TIMEframe: A Snapshot of an Apocalypse
A Walking Simulator. That's what this game is tagged as on Steam: a Walking Simulator. Because you know you're in for a wild ride when the game's primary mechanic is sauntering across an empty field from Point A to Point B.
If you're generous enough to call it a game, that is.
But for a (clears throat) Walking Simulator, TIMEframe has a fascinating concept: in it, you experience the final moments of an ancient civilization before being annihilated by a falling comet. The event takes place over 10 seconds, but you experience it in extreme slow motion, so every second is streched out into a full minute. You have that 10 minutes to walk to each of the landmarks scattered around the valley and collect the lore of the land before the comet destroys everything.
Sounds kind of epic and sad doesn't it? Well, TIMEframe is neither of those things. It's a pointless slog through a boring land that failed to inspire, excite, or even interest me.
At the start of the game, you poof in at the base of a huge tower in the middle of a valley, with no guidance save for a dot-pattern map implying places of interest. From then on, you're going to be spending a lot of time holding down the W key. When you exit the tower, you'll notice two things: one, the low-poly art style with a palette of brown, light brown, and the goose-crap-green grass. Nothing stands out as particularly lovely or interesting; and two, the haunting, desolate music that is the one shining feature of this game.
The default, walking around music is a scratchy violin and breathy wind-chime-like keyboard, reminiscent of music from The Last of Us, Fallout, and This War of Mine. I say default because the music adds new instruments whenever a new monument is visited: when in the Tower, an acoustic guitar soars over with triplet arpeggios and a heavenly choir in back; when among the Windmills, a lighter, freer piano and guitar duet frolics for a while; while in the CIty, a lone guitar dully strums some minor chords. Not amazing, but well above average.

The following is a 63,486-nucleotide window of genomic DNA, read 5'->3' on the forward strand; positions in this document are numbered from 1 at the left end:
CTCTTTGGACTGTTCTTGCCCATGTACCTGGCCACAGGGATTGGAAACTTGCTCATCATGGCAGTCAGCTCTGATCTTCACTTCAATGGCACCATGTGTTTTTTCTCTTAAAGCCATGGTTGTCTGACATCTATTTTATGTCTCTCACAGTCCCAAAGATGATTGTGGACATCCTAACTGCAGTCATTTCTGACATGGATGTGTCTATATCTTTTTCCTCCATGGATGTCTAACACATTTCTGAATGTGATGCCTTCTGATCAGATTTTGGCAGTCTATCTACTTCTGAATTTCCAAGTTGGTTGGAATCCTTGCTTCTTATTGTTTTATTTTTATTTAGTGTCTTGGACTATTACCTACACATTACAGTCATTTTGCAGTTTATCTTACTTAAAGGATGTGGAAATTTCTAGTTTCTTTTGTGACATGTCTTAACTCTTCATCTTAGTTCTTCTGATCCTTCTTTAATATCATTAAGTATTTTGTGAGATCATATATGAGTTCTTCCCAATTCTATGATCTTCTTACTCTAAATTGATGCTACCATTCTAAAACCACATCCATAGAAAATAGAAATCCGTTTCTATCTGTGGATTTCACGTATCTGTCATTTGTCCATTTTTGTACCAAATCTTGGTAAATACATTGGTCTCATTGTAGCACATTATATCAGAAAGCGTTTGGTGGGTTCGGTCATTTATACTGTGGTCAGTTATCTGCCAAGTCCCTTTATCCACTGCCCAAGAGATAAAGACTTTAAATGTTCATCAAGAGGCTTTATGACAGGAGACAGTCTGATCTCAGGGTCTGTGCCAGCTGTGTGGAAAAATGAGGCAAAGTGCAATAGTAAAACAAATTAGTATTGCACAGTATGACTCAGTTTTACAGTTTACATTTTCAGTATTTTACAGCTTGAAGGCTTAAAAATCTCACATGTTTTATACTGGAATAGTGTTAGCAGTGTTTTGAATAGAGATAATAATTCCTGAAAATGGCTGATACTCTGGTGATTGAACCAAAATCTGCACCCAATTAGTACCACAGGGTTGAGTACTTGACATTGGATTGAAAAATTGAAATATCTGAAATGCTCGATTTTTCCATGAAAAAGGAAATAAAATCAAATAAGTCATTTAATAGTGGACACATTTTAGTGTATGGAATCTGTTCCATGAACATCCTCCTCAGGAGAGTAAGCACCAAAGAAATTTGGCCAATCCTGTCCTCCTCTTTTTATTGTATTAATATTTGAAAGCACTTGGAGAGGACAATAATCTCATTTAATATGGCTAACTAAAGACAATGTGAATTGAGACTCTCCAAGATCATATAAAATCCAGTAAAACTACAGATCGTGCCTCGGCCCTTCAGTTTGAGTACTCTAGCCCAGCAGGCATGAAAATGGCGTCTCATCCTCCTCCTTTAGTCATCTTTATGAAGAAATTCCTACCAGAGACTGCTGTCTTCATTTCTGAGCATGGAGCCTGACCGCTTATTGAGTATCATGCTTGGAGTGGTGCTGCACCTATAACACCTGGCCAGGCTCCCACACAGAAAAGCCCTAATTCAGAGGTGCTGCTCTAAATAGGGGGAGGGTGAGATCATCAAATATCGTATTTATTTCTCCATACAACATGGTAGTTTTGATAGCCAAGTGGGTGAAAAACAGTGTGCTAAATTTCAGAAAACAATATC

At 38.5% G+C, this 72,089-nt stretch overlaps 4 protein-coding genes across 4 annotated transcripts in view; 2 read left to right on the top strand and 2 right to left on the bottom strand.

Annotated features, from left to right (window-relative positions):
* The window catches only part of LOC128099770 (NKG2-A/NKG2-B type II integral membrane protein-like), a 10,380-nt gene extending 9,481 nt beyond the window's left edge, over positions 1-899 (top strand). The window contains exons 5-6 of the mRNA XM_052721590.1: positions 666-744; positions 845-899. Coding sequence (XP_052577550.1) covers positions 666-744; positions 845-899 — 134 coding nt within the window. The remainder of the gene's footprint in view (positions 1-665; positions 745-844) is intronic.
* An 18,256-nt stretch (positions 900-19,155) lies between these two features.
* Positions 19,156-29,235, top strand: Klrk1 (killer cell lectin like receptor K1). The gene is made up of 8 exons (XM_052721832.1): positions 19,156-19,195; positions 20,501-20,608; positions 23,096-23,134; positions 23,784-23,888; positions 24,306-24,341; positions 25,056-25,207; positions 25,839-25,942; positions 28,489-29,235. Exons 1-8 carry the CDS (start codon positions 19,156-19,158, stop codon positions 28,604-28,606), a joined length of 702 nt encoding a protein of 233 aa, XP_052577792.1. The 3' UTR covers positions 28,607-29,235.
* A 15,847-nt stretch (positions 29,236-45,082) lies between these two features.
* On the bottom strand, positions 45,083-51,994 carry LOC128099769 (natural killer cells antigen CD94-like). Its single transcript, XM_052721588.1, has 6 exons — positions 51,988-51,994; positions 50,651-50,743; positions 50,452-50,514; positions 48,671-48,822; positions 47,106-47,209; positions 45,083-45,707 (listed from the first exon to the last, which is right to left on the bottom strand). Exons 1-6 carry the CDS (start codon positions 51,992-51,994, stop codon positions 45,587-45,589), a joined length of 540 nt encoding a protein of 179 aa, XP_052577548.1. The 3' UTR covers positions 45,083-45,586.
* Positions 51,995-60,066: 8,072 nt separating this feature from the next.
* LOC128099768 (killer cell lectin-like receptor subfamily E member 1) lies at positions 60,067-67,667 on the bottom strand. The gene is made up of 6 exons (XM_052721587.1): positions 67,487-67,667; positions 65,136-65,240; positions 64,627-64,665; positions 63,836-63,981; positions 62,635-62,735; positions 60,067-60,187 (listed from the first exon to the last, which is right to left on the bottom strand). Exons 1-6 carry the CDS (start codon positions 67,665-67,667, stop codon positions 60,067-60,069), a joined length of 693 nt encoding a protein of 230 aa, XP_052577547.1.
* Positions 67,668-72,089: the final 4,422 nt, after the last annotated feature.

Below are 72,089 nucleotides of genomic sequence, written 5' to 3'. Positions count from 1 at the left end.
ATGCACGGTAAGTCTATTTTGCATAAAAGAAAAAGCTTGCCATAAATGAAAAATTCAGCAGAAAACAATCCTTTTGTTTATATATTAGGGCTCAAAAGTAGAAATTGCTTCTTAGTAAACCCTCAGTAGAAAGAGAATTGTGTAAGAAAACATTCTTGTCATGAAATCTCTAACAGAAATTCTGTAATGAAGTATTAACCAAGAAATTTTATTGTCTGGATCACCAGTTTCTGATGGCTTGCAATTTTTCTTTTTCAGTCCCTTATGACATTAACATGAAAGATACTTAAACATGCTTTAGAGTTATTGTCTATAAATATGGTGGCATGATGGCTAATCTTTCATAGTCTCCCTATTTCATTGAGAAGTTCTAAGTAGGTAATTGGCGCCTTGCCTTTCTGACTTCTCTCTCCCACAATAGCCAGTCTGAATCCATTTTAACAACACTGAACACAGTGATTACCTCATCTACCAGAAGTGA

Everything else is just so dull. The world was just too sparse and flat to convince me that this was once a real, living civilization. There's fourteen places to visit with a whole lot of nothing in between, and none of those places are very interesting. There's no people, no animals, no little human touches that would have made the destruction of this place mean something to me. It's boring, dude!
Now I have a few theories on what kind of emotional connection this game was trying to make, and none of them work:
1. A feeling of impending doom, desperately trying to save as much of this place's history before it's destroyed, knowing you'll never get it all.
This would have been an intense and thoughtful experience, if when the comet hit and the screen went white, you didn't just respawn back in the tower with all of your progress still saved. You just go out and find the rest of the monuments as if nothing happened. What? Then what's the point of giving me a time limit? You guys just took away all the consequences of failure! Now the comet is barely an inconvenience. There is no drama, no tension in the experience anymore.
2. A tranquil stroll across a valley, tinged with melancholy because you know it's all about to disappear.
Then they could have stood to make a prettier game. This game looks like it's made of cardboard and tin foil. Myst, a far superior exploration game, looked better than this in 1993. If you're going to use such a low-fidelity art style, you'd better make something interesting with it. Walking around dirt-brown paper-mache-land gets old fast.
3. A tragic witnessing of the death of a civilization, powerless to stop the inevitable.
This is not a real place! It has no people! No pets! No human touches anywhere! Imagine how much more sad this would have been if in slow motion we saw people panicking in the streets, mothers holding children, and pius citizens out in the fields praying for salvation? Imagine how much more poignant this snapshot of an apocalypse would have been if it just had people in it!
Here's an example of a game that did it right: Majora's Mask. THAT had the tension and feeling of impending doom. THAT had the melancholy of looking at a beautiful land of Termina and knowing that it would be destroyed again and again. THAT had the tragedy and horror of watching the world and its people slowly fall apart. THAT game got the time-loop gameplay down pat, and that is a game that Random Seed Games should have took some pointers from.
A few tweaks in almost any direction and this game could have been the thoughtful, unforgettable experience that it claims to be. In reality, it's about as entertaining or thought-provoking as running for groceries. If you're intrigued by the art-style and music, as of this writing it's on sale on Steam. But I got more out of the trailers and screenshots for free.